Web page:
Permutation Tests for 'rma.uni' Objects
The function carries out permutation tests for objects of class
permutest(x, ...)"permutest"(x, exact=FALSE, iter=1000, permci=FALSE, progbar=TRUE, retpermdist=FALSE, digits, tol, control, ...)
- an object of class
- logical indicating whether an exact permutation test should be carried out or not (the default is
FALSE). See Details.
- integer specifying the number of iterations for the permutation test when not doing an exact test (the default is
- logical indicating whether permutation-based CIs should also be calculated (the default is
FALSE). Can also be a vector of indices specifying for which coefficients a permutation-based CI should be obtained.
- logical indicating whether a progress bar should be shown (the default is
- logical indicating whether the permutation distributions of the test statistics should be returned (the default is
- integer specifying the number of decimal places to which the printed results should be rounded (if unspecified, the default is to take the value from the object).
- numerical tolerance used when making
<=< code=""> comparisons between an observed test statistic and the test statistic under the permuted data. Defaults to
.Machine$double.eps^0.5if unspecified. See Note.=<>
- list of control values for
maxiter). Only relevant when
permci=TRUE. See Note.
- other arguments.
For models without moderators, the permutation test is carried out by permuting the signs of the observed effect sizes or outcomes. The (two-sided) p-value of the permutation test is then equal to the proportion of times that the absolute value of the test statistic under the permuted data is as extreme or more extreme than under the actually observed data. See Follmann and Proschan (1999) for more details.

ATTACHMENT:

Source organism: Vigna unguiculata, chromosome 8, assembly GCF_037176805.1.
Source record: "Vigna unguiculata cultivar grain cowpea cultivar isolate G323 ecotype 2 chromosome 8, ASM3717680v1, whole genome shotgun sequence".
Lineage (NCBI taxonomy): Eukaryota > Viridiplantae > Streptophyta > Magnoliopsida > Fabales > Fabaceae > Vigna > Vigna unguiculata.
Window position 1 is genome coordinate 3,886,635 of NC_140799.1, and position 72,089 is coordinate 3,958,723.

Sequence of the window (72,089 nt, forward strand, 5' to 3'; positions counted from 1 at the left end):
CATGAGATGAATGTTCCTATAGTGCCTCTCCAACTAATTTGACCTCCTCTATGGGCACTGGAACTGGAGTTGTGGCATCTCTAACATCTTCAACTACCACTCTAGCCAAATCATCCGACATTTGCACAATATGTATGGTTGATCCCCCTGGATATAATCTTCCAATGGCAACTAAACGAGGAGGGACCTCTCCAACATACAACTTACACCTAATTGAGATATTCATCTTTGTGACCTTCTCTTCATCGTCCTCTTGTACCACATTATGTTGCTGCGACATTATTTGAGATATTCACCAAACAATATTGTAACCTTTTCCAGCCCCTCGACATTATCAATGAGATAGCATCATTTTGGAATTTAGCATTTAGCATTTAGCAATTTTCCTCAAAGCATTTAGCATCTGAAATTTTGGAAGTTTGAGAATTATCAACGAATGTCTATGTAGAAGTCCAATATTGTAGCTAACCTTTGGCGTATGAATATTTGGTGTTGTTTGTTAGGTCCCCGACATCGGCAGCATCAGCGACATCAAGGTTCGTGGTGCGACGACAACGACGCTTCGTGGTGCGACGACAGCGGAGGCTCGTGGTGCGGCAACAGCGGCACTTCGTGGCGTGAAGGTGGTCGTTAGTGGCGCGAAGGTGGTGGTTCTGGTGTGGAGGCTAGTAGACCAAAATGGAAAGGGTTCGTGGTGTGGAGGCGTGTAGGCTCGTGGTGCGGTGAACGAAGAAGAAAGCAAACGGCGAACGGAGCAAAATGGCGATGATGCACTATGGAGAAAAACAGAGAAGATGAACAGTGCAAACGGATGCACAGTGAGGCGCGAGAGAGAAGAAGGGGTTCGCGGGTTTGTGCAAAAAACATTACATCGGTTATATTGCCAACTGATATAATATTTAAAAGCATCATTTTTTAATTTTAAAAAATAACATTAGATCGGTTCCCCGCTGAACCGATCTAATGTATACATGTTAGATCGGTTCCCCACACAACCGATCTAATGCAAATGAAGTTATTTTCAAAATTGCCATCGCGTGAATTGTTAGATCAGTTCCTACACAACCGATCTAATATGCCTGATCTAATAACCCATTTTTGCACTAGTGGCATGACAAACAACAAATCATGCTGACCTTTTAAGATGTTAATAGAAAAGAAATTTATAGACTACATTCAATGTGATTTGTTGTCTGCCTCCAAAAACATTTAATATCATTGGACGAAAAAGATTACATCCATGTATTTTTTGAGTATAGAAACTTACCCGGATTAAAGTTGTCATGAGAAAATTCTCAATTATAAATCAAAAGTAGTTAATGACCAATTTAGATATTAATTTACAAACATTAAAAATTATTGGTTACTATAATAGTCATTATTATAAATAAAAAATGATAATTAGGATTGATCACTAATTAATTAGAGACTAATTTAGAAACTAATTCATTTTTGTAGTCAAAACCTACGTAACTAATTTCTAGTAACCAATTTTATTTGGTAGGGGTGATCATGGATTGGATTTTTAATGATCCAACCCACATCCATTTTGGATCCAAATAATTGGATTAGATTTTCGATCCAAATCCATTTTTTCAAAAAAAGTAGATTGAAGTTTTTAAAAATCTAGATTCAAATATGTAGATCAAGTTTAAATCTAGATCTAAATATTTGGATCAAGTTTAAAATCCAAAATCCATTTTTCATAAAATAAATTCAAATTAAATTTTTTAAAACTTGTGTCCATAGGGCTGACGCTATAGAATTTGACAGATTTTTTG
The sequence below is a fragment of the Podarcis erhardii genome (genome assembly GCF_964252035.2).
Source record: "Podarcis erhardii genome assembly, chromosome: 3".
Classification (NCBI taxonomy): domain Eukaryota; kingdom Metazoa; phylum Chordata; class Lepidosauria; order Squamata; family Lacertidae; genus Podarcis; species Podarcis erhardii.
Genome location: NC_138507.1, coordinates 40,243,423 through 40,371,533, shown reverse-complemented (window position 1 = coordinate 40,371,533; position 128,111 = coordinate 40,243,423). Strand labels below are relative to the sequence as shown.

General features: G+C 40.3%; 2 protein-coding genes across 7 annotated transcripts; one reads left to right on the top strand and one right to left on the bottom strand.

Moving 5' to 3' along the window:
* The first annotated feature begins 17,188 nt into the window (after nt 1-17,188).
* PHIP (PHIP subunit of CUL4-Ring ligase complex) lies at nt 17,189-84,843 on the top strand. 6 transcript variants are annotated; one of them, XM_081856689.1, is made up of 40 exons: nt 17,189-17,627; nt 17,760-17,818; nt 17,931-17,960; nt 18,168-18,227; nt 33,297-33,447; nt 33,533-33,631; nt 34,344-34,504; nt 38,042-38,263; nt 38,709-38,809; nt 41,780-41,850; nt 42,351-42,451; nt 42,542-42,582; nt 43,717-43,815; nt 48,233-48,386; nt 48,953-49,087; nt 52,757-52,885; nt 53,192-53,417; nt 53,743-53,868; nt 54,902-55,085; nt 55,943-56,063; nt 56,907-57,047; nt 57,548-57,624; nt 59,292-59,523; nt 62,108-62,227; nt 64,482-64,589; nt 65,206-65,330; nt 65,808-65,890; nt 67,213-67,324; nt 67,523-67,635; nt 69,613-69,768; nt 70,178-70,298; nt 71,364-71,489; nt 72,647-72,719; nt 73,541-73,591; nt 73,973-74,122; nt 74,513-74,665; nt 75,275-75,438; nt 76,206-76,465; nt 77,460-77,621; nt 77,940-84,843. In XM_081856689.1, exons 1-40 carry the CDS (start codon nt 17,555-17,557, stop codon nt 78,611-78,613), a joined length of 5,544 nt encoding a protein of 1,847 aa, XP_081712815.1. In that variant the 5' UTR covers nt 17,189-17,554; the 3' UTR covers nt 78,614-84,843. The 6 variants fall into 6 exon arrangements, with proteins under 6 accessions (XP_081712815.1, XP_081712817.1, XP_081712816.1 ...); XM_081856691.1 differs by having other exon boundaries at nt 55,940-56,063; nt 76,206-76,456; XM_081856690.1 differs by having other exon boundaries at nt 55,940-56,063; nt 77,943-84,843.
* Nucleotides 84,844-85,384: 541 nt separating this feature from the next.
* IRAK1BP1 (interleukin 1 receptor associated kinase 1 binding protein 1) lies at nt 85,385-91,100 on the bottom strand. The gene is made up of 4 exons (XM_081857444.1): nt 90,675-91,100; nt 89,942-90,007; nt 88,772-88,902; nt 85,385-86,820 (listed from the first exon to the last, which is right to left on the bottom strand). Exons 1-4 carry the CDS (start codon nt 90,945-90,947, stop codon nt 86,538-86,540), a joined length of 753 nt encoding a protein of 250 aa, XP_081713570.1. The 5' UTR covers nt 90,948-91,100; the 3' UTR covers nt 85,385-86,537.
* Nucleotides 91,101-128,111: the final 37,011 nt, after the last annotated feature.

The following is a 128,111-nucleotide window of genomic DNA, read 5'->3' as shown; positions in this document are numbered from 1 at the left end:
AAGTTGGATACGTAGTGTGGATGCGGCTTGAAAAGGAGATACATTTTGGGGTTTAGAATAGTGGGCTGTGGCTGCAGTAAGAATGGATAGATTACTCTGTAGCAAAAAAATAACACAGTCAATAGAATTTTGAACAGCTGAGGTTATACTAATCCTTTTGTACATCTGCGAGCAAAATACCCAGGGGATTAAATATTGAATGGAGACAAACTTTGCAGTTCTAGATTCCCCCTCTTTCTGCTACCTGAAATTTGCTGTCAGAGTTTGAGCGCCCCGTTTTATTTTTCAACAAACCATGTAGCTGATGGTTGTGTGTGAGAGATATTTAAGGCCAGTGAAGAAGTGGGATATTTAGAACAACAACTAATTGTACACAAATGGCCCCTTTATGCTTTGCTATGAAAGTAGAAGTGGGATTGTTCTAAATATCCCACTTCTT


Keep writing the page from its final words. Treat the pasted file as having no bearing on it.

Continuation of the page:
For models with moderators, the permutation test is carried out by permuting the rows of the model matrix (i.e., $X$). The (two-sided) p-value for a particular model coefficient is then equal to the proportion of times that the absolute value of the test statistic for the coefficient under the permuted data is as extreme or more extreme than under the actually observed data. Similarly, for the omnibus test, the p-value is the proportion of times that the test statistic for the omnibus test is as extreme or more extreme than the actually observed one. See Higgins and Thompson (2004) and Viechtbauer et al. (2015) for more details.
exact=TRUE, the function will try to carry out an exact permutation test. An exact permutation test requires fitting the model to each possible permutation once. However, the number of possible permutations increases rapidly with the number of outcomes/studies (i.e., $k$). For models without moderators, there are $2^k$ possible permutations of the signs. Therefore, for $k=5$, there are 32 possible permutations, for $k=10$, there are already 1024, and for $k=20$, there are over one million permutations of the signs.
For models with moderators, the increase in the number of possible permutations may be even more severe. The total number of possible permutations of the model matrix is $k!$. Therefore, for $k=5$, there are 120 possible permutations, for $k=10$, there are 3,628,800, and for $k=20$, there are over $10^18$ permutations of the model matrix.
Therefore, going through all possible permutations may become infeasible. Instead of using an exact permutation test, one can set
exact=FALSE (which is also the default). In that case, the function approximates the exact permutation-based p-value(s) by going through a smaller number (as specified by the
iter argument) of random permutations. Therefore, running the function twice on the same data can yield (slightly) different p-values. Setting
iter sufficiently large ensures that the results become stable. Note that if
iter is actually larger than the number of iterations required for an exact permutation test, then an exact test will be carried out.
For models with moderators, the exact permutation test actually only requires fitting the model to each unique permutation of the model matrix. The number of unique permutations will be smaller than $k!$ when the model matrix contains recurring rows. This may be the case when only including categorical moderators (i.e., factors) in the model or when any quantitative moderators included in the model only take on a small number of unique values. When
exact=TRUE, the function therefore uses an algorithm to restrict the test to only the unique permutations of the model matrix, which may make the use of the exact test feasible even when $k$ is large.
When using random permutations, the function ensures that the very first permutation will always correspond to the original data. This avoids p-values equal to 0.